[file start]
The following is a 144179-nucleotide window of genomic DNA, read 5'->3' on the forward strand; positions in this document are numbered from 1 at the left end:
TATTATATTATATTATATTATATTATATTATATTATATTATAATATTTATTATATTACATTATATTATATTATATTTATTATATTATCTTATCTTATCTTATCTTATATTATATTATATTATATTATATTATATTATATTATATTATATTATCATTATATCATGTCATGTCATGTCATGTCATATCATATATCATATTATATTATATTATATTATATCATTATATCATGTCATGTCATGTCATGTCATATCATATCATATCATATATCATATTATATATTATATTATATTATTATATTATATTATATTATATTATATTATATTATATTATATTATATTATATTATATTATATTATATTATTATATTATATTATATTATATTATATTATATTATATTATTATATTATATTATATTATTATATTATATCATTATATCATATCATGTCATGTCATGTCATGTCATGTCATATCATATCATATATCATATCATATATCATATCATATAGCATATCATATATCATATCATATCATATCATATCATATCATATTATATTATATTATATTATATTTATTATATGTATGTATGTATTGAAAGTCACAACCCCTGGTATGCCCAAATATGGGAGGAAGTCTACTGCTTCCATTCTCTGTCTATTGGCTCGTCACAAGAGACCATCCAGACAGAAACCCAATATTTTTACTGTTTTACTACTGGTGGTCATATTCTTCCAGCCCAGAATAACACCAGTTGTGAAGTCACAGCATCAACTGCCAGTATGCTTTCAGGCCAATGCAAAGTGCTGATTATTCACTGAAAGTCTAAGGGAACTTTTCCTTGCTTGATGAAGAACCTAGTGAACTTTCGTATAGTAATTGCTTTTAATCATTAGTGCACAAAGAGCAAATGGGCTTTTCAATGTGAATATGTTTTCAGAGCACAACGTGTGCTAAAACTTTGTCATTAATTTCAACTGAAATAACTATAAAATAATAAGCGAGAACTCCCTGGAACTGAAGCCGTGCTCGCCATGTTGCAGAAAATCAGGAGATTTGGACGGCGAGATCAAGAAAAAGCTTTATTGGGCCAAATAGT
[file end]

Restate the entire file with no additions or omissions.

The following is a 144179-nucleotide window of genomic DNA, read 5'->3' on the forward strand; positions in this document are numbered from 1 at the left end:
TATTATATTATATTATATTATATTATATTATATTATATTATAATATTTATTATATTACATTATATTATATTATATTTATTATATTATCTTATCTTATCTTATCTTATATTATATTATATTATATTATATTATATTATATTATATTATATTATCATTATATCATGTCATGTCATGTCATGTCATATCATATATCATATTATATTATATTATATTATATCATTATATCATGTCATGTCATGTCATGTCATATCATATCATATCATATATCATATTATATATTATATTATATTATTATATTATATTATATTATATTATATTATATTATATTATATTATATTATATTATATTATATTATATTATTATATTATATTATATTATATTATATTATATTATATTATTATATTATATTATATTATTATATTATATCATTATATCATATCATGTCATGTCATGTCATGTCATGTCATATCATATCATATATCATATCATATATCATATCATATAGCATATCATATATCATATCATATCATATCATATCATATCATATTATATTATATTATATTATATTTATTATATGTATGTATGTATTGAAAGTCACAACCCCTGGTATGCCCAAATATGGGAGGAAGTCTACTGCTTCCATTCTCTGTCTATTGGCTCGTCACAAGAGACCATCCAGACAGAAACCCAATATTTTTACTGTTTTACTACTGGTGGTCATATTCTTCCAGCCCAGAATAACACCAGTTGTGAAGTCACAGCATCAACTGCCAGTATGCTTTCAGGCCAATGCAAAGTGCTGATTATTCACTGAAAGTCTAAGGGAACTTTTCCTTGCTTGATGAAGAACCTAGTGAACTTTCGTATAGTAATTGCTTTTAATCATTAGTGCACAAAGAGCAAATGGGCTTTTCAATGTGAATATGTTTTCAGAGCACAACGTGTGCTAAAACTTTGTCATTAATTTCAACTGAAATAACTATAAAATAATAAGCGAGAACTCCCTGGAACTGAAGCCGTGCTCGCCATGTTGCAGAAAATCAGGAGATTTGGACGGCGAGATCAAGAAAAAGCTTTATTGGGCCAAATAGT